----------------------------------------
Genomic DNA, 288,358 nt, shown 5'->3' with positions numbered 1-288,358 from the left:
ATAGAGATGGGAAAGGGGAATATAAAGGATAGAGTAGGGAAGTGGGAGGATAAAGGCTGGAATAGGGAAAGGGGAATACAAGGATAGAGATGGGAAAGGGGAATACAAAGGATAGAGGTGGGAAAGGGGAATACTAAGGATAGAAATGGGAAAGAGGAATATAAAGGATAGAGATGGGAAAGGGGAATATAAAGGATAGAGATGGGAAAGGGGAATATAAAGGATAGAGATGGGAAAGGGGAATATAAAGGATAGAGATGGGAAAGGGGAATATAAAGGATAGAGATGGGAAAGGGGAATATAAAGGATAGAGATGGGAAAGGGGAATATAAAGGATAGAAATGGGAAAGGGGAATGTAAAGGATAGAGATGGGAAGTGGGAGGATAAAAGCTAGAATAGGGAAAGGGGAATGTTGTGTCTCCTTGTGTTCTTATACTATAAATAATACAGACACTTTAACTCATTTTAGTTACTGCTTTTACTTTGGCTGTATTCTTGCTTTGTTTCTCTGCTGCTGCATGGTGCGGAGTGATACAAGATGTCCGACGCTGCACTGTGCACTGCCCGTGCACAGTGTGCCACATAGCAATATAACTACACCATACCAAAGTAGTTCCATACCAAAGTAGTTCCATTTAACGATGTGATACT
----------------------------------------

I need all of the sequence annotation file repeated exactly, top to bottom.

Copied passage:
Genomic DNA, 288,358 nt, shown 5'->3' with positions numbered 1-288,358 from the left:
ATAGAGATGGGAAAGGGGAATATAAAGGATAGAGTAGGGAAGTGGGAGGATAAAGGCTGGAATAGGGAAAGGGGAATACAAGGATAGAGATGGGAAAGGGGAATACAAAGGATAGAGGTGGGAAAGGGGAATACTAAGGATAGAAATGGGAAAGAGGAATATAAAGGATAGAGATGGGAAAGGGGAATATAAAGGATAGAGATGGGAAAGGGGAATATAAAGGATAGAGATGGGAAAGGGGAATATAAAGGATAGAGATGGGAAAGGGGAATATAAAGGATAGAGATGGGAAAGGGGAATATAAAGGATAGAGATGGGAAAGGGGAATATAAAGGATAGAAATGGGAAAGGGGAATGTAAAGGATAGAGATGGGAAGTGGGAGGATAAAAGCTAGAATAGGGAAAGGGGAATGTTGTGTCTCCTTGTGTTCTTATACTATAAATAATACAGACACTTTAACTCATTTTAGTTACTGCTTTTACTTTGGCTGTATTCTTGCTTTGTTTCTCTGCTGCTGCATGGTGCGGAGTGATACAAGATGTCCGACGCTGCACTGTGCACTGCCCGTGCACAGTGTGCCACATAGCAATATAACTACACCATACCAAAGTAGTTCCATACCAAAGTAGTTCCATTTAACGATGTGATACT